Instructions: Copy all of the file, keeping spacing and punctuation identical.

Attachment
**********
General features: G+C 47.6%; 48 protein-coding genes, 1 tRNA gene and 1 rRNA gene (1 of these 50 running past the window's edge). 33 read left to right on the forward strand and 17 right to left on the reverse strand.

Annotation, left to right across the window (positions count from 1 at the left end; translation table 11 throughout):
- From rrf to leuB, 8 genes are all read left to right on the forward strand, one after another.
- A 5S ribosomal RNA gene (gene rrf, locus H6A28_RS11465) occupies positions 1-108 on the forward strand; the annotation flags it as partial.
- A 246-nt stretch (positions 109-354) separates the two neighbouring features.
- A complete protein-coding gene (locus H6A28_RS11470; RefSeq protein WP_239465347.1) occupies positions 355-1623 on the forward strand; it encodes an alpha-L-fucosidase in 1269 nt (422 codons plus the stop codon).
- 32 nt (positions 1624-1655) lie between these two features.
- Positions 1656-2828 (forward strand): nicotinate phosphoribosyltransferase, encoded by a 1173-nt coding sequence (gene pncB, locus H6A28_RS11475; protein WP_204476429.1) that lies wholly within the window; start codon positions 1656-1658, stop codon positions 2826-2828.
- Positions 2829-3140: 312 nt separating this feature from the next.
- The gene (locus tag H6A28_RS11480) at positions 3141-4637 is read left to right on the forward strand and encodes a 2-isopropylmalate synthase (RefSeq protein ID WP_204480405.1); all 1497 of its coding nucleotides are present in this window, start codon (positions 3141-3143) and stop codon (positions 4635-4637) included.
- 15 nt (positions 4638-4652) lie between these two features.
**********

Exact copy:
General features: G+C 47.6%; 48 protein-coding genes, 1 tRNA gene and 1 rRNA gene (1 of these 50 running past the window's edge). 33 read left to right on the forward strand and 17 right to left on the reverse strand.

Annotation, left to right across the window (positions count from 1 at the left end; translation table 11 throughout):
- From rrf to leuB, 8 genes are all read left to right on the forward strand, one after another.
- A 5S ribosomal RNA gene (gene rrf, locus H6A28_RS11465) occupies positions 1-108 on the forward strand; the annotation flags it as partial.
- A 246-nt stretch (positions 109-354) separates the two neighbouring features.
- A complete protein-coding gene (locus H6A28_RS11470; RefSeq protein WP_239465347.1) occupies positions 355-1623 on the forward strand; it encodes an alpha-L-fucosidase in 1269 nt (422 codons plus the stop codon).
- 32 nt (positions 1624-1655) lie between these two features.
- Positions 1656-2828 (forward strand): nicotinate phosphoribosyltransferase, encoded by a 1173-nt coding sequence (gene pncB, locus H6A28_RS11475; protein WP_204476429.1) that lies wholly within the window; start codon positions 1656-1658, stop codon positions 2826-2828.
- Positions 2829-3140: 312 nt separating this feature from the next.
- The gene (locus tag H6A28_RS11480) at positions 3141-4637 is read left to right on the forward strand and encodes a 2-isopropylmalate synthase (RefSeq protein ID WP_204480405.1); all 1497 of its coding nucleotides are present in this window, start codon (positions 3141-3143) and stop codon (positions 4635-4637) included.
- 15 nt (positions 4638-4652) lie between these two features.